HGI-Kolloquium

Jedes Semester wird das HGI-Kolloquium zu aktuellen Themen der IT-Sicherheit angeboten. Es wird von den Lehrstühlen des Institutes organisiert und ist für alle interessierten Personen offen, externe Gäste sind immer willkommen. Wenn Sie den HGI-Newsletter abonnieren, bekommen Sie die Vortragsankündigungen rechtzeitig per E-Mail.

Das Seminar findet in der Regel donnerstags um 12:00 Uhr im Gebäude ID auf Etage 03 in Raum 411 statt Wegbeschreibung.

Dieses Semester wird das Seminar von der Arbeitsgruppe für Sichere Hardware organisiert. Untenstehend finden Sie eine ­Liste der geplante­n Termine und Vorträge für das ganze Semester. Falls nicht anders angekündigt, finden alle Vorträge um 12.00 Uhr s.t. statt.

Datum Vortragende Person Zugehörigkeit Titel Raumnummer Beginn
24.04.2014 Hoeteck Wee RUB und ENS Paris Cryptography, Encryption, and Big Data 03/463 12.00 Uhr
30.04.2014 Felix Gröbert Google Security Analysis of Apple FileVault2 03/445 16.00 Uhr
13.05.2014 Prof. Martin Bossert Universität Ulm Cryptographic Procedures based on Algebraic Coding Theory 03/471 14.30 Uhr
21.05.2014 Mathias Bynens Opera Software Hacking with Unicode 03/445 16.00 Uhr
22.05.2014 Amir Herzberg, Haya Shulman TU Darmstadt The illusion of challenge-response authentication 03/463 12.00 Uhr
26.06.2014 Orr Dunkelmann University of Haifa When Cryptography is not the Answer (even when it is) 03/463 12.00 Uhr
30.06.2014 Yvo Desmedt University of Texas From Public Key Infrastructures to Secure Multiparty Computation 03/455 12.00 Uhr
04.07.2014 Jens-Peter Kaps George Mason University Flexible Open-source Setup for Side-channel Investigation and anaLysis (FOSSIL) IC 03/112 11.00 Uhr
17.07.2014 Thomas Pöppelmann Ruhr-Universität Bochum Efficient Implementation of Ideal Lattice-Based Cryptography 03/463 13.00 Uhr

Cryptography, Encryption, and Big Data

We live in an era of "Big Data", wherein a deluge of data is being generated, collected, and stored all around us. In order to protect this data, we need to encrypt it. This raises a fundamentally new challenge in cryptography: Can we encrypt data while enabling fine-grained access control and selective computation, as is necessary to protect big, complex data?

In this talk, I will present my work on functional encryption which addresses this challenge.

Security Analysis of Apple FileVault2

The talk will give an overview of the architecture of Apple's Mac OS X full disk encryption feature named FileVault2. We will evaluate the attack surface, show case bugs and discuss currently remaining attack vectors. We conclude with a recommendation for FileVault2 and pointers to further hardening avenues of the Mac OS X platform.

Cryptographic Procedures based on Algebraic Coding Theory

Crypto systems based on prime numbers are attacked by the quatum computer and the advances in number theory. In contrary, no attack is known yet for systems based on certain algebraic codes. An introduction to the McEliece system will be given. Also some advances in algebraic coding theory and their possible influence on crypto systems will be discussed.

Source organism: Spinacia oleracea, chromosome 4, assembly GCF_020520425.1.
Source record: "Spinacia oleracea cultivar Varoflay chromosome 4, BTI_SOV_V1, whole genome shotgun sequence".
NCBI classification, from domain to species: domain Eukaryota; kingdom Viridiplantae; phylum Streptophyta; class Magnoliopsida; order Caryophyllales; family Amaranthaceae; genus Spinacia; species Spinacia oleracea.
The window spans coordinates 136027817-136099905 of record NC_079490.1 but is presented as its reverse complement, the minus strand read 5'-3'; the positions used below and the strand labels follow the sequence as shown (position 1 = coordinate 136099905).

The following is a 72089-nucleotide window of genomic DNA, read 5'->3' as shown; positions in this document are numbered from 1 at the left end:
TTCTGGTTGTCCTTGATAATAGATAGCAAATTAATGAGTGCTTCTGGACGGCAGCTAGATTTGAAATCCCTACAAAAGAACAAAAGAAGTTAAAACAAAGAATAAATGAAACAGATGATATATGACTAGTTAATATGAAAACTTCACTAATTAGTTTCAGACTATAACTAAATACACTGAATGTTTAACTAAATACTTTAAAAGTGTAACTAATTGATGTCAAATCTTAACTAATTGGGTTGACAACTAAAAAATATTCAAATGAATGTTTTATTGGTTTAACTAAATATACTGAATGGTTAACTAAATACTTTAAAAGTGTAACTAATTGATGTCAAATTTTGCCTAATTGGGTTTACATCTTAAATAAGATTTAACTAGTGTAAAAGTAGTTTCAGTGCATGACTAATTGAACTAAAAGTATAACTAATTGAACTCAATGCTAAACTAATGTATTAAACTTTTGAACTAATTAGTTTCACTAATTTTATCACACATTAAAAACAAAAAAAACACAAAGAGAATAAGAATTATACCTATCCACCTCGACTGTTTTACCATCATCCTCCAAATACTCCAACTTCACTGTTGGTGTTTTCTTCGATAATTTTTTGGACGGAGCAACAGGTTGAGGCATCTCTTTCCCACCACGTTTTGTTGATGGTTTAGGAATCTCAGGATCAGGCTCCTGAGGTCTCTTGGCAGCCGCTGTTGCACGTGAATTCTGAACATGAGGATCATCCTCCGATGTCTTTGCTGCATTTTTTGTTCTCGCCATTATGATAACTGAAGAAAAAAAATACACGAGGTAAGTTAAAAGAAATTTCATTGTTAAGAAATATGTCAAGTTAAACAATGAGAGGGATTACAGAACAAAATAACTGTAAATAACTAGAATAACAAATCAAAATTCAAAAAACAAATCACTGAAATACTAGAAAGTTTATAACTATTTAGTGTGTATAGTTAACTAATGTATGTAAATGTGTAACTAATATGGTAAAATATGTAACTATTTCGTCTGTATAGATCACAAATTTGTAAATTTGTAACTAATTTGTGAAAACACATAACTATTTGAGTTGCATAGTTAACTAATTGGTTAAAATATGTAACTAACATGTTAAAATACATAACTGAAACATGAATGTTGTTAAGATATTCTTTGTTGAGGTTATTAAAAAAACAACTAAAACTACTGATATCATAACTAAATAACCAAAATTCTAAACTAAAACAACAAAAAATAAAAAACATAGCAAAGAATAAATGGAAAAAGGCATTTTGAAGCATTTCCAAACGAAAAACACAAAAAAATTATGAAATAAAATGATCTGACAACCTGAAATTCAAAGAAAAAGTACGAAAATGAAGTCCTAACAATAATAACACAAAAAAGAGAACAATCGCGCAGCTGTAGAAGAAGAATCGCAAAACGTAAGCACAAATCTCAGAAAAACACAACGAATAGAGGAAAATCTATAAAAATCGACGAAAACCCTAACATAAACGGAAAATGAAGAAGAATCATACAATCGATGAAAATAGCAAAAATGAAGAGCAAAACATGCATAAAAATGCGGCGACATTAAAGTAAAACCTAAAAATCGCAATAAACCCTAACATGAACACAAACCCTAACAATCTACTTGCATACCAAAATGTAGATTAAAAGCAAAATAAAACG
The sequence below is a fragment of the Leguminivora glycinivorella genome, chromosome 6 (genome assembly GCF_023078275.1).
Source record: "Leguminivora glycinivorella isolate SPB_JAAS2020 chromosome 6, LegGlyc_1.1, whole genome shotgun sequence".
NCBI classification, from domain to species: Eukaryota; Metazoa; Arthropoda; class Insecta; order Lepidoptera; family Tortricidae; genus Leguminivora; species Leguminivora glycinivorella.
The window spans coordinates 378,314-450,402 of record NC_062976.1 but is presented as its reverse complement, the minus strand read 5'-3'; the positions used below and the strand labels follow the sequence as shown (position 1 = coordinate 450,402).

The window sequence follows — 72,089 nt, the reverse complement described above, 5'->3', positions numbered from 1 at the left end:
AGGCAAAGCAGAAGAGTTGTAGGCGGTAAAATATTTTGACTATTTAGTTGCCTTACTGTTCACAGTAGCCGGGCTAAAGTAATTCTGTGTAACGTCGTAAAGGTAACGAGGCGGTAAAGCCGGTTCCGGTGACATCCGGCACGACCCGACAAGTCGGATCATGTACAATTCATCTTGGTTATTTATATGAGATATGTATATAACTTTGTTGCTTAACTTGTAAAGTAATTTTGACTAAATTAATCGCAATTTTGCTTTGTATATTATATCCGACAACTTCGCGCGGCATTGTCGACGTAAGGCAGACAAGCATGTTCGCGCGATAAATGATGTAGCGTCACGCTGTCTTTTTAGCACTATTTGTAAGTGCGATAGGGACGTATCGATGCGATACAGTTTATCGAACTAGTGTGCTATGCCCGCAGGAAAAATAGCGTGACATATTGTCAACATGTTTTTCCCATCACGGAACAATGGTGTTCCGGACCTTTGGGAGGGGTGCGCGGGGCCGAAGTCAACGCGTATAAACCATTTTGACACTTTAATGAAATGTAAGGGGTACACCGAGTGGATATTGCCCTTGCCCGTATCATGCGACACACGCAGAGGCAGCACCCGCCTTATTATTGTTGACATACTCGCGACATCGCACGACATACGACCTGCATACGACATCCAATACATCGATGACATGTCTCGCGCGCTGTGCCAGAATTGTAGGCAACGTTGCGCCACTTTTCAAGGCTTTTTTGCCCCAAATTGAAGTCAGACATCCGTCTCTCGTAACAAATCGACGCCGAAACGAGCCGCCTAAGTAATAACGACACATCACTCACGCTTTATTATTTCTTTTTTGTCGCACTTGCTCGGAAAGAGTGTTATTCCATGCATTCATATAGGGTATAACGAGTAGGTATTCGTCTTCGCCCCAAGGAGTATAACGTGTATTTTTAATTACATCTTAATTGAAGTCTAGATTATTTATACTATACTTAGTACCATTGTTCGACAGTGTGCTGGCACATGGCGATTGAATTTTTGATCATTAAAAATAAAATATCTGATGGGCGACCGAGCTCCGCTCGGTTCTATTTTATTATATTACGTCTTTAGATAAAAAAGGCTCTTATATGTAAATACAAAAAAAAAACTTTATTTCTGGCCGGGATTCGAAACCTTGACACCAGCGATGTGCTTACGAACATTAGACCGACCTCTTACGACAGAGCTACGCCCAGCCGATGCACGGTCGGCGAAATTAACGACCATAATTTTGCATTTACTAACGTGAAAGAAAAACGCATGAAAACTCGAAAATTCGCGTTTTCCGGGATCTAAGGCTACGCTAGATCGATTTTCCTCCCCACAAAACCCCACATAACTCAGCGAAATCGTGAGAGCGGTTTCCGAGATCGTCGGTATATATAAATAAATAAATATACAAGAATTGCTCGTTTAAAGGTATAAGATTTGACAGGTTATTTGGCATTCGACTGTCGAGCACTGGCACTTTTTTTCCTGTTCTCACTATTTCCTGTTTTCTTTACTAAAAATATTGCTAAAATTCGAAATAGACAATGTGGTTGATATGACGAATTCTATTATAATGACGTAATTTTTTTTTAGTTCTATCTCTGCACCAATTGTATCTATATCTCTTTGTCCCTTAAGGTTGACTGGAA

Hacking with Unicode

This presentation explores common mistakes made by programmers when dealing with Unicode support and character encodings on the Web. For each mistake, I will explain how to fix/prevent it, but also how it could possibly be exploited. Mathias is a Belgian web standards freak. He likes HTML, CSS, JavaScript, Unicode, performance, and security. At Opera Software he’s a member of the Developer Relations team.

The illusion of challenge-response authentication

Most Internet services and systems still rely on challenge-response defences for their security against attacks by off-path adversaries. We present recent techniques allowing to subvert standard and widely supported defences, and show how to facilitate them for DNS cache poisoning attacks. We propose short term countermeasures, preventing our attacks, however, we argue that in the long term, cryptographic defences should be deployed, providing security even against stronger man-in-the-middle adversaries. We review DNSSEC deployment and discuss challenges and obstacles.

When Cryptography is not the Answer (even when it is)

Since modern cryptography has emerged in the mid 70's, it developed a huge set of solutions to many of the security problems: from secure algorithms for communication, to identification of entities, from integrity assurance for programs, to methods for evaluating a function without revealing it.

Despite these advances, even the security challenges that were solved by cryptography are still affecting our everyday life: from using old and insecure algorithms, through key management issues, to problems in the interaction between the cryptography and the system where it resides.

In this talk we shall consider several examples of such issues, of the gaps between "what is already solved by cryptographers" and "what the security professionals see as unsolved (if not unsolvable)". We will try to isolate the sources for such problems, and look for the changes, both in the technical level and in the perception level, needed from both sides of the security equation (cryptographers and security professionals), to overcome these issues in the future.

From Public Key Infrastructures to Secure Multiparty Computation